Recently I read a book about Paul Strand’s life and work published by Aperture (“Paul Strand Sixty Years of Photographs“). There were several things that struck me in particular about the enduring creation of one of America’s most prominent modernist photographers (along Alfred Stieglitz and Edward Weston).
As a photographer Strand was driven by an unyielding desire to see the uniqueness and unity of all life matter. Ever since he started photographing in 1909 Strand had constantly sought to express visually the intricacies, dynamism and wonders of life, from the fervent streets of New York City in the 1915s to the delicate close-up images of plants and rocks in the late 1920s, and later to village life in France, Italy, Outer Hebrides and Northern Africa.
Throughout his life he maintained a distant yet respectful approach toward his subject matter. As an artist, his credo was to reveal the inner beauty and meaning in everything that surrounded him, without affecting or distorting the inner qualities that make a common thing into something, if you can only see it. Strand believed that “you cannot say more than you see”, that “when you come to the end of seeing – when seeing is only looking – then you’ve reached the end of your road” (p. 35).
For Strand the act of seeing implied a conscious and emotional involvement in the chosen subject matter, an intellectual pursuit without which any photographer could not hope to make something valuable out of his work. In the early 1920s Strand taught students to “above all, look to the things around you, the immediate world around you. If you are alive, it will mean something to you, and if you know how to use it, you will want to photograph that meaningness” (p. 21). Strand believed that the subject matter for photography was infinite, and also the challenge of photography. To succeed photographically meant for him to be able to understand and seize the essence of the things around him. Over thirty years later he embarked upon a new project to photograph village life. For that purpose he travelled with his third wife, Hazel, to the small rural town of Luzzara, in the Po Valley in Italy. As Strand later confessed, “there was nothing immediately stirring or attractive about the place, but Hazel and I weren’t looking for picturesquennes. The plainness was a challenge; it meant you had to look closer, dig into the life with more intensity” (p. 31).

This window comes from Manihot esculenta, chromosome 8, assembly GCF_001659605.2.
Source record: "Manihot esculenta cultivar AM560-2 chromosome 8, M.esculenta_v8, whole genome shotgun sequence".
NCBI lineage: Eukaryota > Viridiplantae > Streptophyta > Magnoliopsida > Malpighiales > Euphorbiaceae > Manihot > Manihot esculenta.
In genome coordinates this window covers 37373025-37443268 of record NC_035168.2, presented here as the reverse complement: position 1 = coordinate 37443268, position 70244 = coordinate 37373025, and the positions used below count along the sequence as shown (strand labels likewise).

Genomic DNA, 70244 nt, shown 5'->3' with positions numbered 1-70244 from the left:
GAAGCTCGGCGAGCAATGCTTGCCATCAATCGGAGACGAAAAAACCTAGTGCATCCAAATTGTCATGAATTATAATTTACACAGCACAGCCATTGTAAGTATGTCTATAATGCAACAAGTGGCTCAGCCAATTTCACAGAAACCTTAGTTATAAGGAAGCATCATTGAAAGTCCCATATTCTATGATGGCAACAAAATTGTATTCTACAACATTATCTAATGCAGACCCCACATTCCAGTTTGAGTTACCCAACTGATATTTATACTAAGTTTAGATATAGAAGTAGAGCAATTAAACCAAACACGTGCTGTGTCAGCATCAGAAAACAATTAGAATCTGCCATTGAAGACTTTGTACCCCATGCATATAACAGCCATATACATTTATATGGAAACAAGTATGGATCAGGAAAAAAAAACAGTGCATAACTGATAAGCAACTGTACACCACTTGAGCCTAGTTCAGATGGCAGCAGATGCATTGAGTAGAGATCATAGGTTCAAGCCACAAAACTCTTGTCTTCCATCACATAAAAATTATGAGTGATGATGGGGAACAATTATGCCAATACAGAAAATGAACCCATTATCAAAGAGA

Strand lived on this quest for over sixty years, maintaining his drive, energy and clear vision until the last days of his life (he died at 85, in 1976, in France at Orgeval). Always photographing in the same manner, using large format cameras mostly on tripod and black and white negatives (color didn’t not seem real enough for him, the dye chemicals did not offer him the same texture and tonal range), his wok preserves an uncommon unity of style, unique among photographers who worked over such a long span of time. His prints bear a special quality, offering a harsh yet fully vibrant immersion in all aspects of life.
For me Strand’s work has been crucial especially in the first formative years at Harvard University, where I struggled to find interesting subjects in an environment that was so well known (classes, the Yard, the Square, etc.) and where everything I tried to do seemed to had been done over and over again. Navigating through the uncertainties of putting together a coherent final project for my photography classes, I realized that some of my “best” pictures were the ones taken either of my closest friends, or back home in Romania. And by “best” I don’t mean technically good (God knows I was using basic cameras and inexpensive lenses and films), but visually interesting in terms of subject matter and my relationship toward the chosen subjects.
I find Strand’s ideas closely linked to my current photography interests. In fact they might have shaped them unconsciously, because I haven’t gone back to Strand’s work for over 8 years although throughout this time I’ve tried emulating it. My latest undergoing project on Bucharest life explores some of the themes permeating Strand’s work. And although I’m light years away from his accomplishments, I am again overjoyed to rediscover a sense of direction in my work.
For more information on Paul Strand’s activity, check here.
All quotes are from “Paul Strand Sixty Years of Photographs”, Aperture Organization.